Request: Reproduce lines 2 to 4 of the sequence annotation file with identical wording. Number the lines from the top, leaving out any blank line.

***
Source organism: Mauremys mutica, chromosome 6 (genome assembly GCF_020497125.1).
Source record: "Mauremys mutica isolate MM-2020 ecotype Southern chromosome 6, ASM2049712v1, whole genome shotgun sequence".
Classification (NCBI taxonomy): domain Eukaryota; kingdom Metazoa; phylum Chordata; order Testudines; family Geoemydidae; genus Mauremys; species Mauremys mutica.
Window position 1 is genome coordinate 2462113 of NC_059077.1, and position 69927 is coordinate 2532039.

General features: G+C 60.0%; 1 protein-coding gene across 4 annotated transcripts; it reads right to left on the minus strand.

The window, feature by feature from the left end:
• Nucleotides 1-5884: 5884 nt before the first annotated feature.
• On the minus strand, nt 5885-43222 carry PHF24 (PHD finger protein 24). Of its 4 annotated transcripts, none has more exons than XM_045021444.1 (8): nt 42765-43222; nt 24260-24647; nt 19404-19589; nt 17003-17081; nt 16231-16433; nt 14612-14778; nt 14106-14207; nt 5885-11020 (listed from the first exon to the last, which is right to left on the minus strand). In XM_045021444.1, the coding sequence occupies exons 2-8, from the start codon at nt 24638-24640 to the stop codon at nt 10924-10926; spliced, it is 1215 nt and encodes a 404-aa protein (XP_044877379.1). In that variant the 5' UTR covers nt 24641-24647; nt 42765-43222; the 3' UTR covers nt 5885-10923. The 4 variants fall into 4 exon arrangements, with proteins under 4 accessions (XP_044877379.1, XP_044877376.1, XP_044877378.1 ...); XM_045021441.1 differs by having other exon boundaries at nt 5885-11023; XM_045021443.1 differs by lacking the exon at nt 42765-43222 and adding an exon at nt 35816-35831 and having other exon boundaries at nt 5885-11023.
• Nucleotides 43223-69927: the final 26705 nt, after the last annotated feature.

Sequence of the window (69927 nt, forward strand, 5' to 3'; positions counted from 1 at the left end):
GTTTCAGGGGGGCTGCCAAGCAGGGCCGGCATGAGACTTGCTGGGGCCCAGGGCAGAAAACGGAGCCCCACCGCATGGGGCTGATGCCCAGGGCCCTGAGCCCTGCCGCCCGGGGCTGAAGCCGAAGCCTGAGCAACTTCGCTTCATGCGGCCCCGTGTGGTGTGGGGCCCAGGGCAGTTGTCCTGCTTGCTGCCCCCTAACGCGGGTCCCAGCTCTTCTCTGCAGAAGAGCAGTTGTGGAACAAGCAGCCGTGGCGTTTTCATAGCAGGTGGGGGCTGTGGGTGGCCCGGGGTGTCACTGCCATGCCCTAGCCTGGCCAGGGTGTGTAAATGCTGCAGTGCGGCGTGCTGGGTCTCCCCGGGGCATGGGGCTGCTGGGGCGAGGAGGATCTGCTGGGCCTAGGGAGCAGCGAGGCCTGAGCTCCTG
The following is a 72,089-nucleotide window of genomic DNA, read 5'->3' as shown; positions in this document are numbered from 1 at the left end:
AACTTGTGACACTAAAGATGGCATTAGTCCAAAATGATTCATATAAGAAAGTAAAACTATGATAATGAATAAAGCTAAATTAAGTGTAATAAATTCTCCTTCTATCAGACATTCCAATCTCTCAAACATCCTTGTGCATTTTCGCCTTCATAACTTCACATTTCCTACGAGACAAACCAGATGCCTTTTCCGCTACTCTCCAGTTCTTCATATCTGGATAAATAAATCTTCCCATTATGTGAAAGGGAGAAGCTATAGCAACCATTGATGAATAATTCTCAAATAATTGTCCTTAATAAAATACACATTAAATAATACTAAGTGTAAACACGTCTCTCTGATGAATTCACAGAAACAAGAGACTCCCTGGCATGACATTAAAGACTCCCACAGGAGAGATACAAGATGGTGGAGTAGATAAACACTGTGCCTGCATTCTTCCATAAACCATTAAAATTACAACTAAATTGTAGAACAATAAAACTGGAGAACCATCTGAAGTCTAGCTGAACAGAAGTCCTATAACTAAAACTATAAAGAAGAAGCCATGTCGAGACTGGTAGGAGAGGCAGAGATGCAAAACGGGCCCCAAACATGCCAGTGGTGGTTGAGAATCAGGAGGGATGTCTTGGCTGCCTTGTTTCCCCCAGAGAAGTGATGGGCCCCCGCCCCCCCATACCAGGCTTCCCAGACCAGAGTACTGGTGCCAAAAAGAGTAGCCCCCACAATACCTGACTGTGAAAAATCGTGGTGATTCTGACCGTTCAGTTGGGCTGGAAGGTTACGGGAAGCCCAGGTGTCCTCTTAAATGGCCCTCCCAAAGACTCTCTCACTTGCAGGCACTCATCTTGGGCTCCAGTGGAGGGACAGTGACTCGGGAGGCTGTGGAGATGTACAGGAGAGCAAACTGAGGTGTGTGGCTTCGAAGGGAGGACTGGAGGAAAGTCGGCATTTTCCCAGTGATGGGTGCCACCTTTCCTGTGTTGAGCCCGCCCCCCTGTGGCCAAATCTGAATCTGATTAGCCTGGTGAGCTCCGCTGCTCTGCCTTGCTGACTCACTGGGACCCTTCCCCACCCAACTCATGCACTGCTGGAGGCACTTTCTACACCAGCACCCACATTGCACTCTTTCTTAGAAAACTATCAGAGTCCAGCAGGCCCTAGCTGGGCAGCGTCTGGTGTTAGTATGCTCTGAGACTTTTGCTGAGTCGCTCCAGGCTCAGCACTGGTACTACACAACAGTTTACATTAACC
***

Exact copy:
Source record: "Mauremys mutica isolate MM-2020 ecotype Southern chromosome 6, ASM2049712v1, whole genome shotgun sequence".
Classification (NCBI taxonomy): domain Eukaryota; kingdom Metazoa; phylum Chordata; order Testudines; family Geoemydidae; genus Mauremys; species Mauremys mutica.
Window position 1 is genome coordinate 2462113 of NC_059077.1, and position 69927 is coordinate 2532039.